The complaint of one woman does not seem to match the “Muslims in Vermont” description above it and that is quite an over-statement.  What’s the problem?  Well, if one woman can speak for “Muslims in Vermont,” then I suppose Westboro Baptist speaks for Christians in Kansas, right?

Concern for Safety or Fear of Violence?

Anyhow, there’s an article on the Washington Post website that takes a more detailed look and provides the full text of the woman’s complaint.  She describes herself as “a vegan and a member of a Muslim household” then goes on to say the sign is both insensitive to those who don’t eat pork and this:

“Second, it clutters an already dangerous crosswalk. This signage for a business’ food distracts from the purpose of that area: for pedestrians to safely cross and for drivers to safely enter the circle. What is the additive safety factor of this sign being there? I fail to see what benefit it affords people in that intersection and why the city put it up. The only appropriate signage would be standardized official road signs pertaining to the crosswalk and circle.”

I would guess that is why the restaurant owner mentions safety in his response.  However that apparently isn’t as obvious to everyone as it seems to me and leads to this speculation in the conservativetribune.com article about the owners response:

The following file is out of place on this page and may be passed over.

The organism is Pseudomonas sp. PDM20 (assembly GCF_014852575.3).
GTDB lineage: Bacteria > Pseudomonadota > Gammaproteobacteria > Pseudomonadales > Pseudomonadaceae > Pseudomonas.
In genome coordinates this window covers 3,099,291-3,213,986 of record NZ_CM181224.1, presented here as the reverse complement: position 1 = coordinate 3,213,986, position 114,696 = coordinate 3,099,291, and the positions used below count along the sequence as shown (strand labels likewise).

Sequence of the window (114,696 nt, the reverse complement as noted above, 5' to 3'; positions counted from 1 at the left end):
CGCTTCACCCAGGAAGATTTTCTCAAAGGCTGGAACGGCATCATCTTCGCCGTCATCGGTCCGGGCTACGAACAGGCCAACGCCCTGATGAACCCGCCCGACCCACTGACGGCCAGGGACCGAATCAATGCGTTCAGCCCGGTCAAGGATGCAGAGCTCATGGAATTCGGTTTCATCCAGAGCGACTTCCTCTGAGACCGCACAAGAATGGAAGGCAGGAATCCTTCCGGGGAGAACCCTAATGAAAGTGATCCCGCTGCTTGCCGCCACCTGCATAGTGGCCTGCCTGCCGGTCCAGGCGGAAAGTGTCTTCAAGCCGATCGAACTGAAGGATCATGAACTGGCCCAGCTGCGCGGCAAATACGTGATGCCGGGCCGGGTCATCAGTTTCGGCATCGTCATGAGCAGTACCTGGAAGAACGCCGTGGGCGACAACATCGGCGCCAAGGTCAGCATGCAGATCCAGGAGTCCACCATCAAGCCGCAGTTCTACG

“Notice how he mentioned “safety” concerns. This made it sound as if he feared the Muslims in Winooski would have taken violent action had he not removed the sign”

I cannot fathom how one could make that leap based in the known facts.  It doesn’t “make it sound” as if he feared violence from Muslims to me.  No, it makes it sound as if the restaurant owner read the woman’s letter and was responding to the excerpt of her letter I posted above.  The concern for safety she mentioned was having a business sign creating a distraction.

Right to Free Speech and Threats Thereof

So basically we have a woman with an opinion and a business owner willing to accommodate her preferences.  It hardly seems like a crisis of Constitutional freedom when a woman exercises that her right to express a controversial opinion.  But it does seem a case of journalistic malpractice to make one woman into a representative of Muslims or categorize her as an “acolyte of Shariah law” because she expressed a concern. 

The real threat to liberty is those who abuse it.  I am more concerned over reckless surmises and the feeding of irrational fears than I am of one woman exercising her freedom of speech.  Her opinion, while I disagreed with it, was reasonably explained and it is her right to express it.  The response was a distortion at best, slanderous at worse and one of many similar stories.

Unfortunately I cannot respond to every internet hoax or propaganda piece and even if I did the chances of my words reaching through the mess and changing minds already made up seems slim.  Still I do try to make a difference.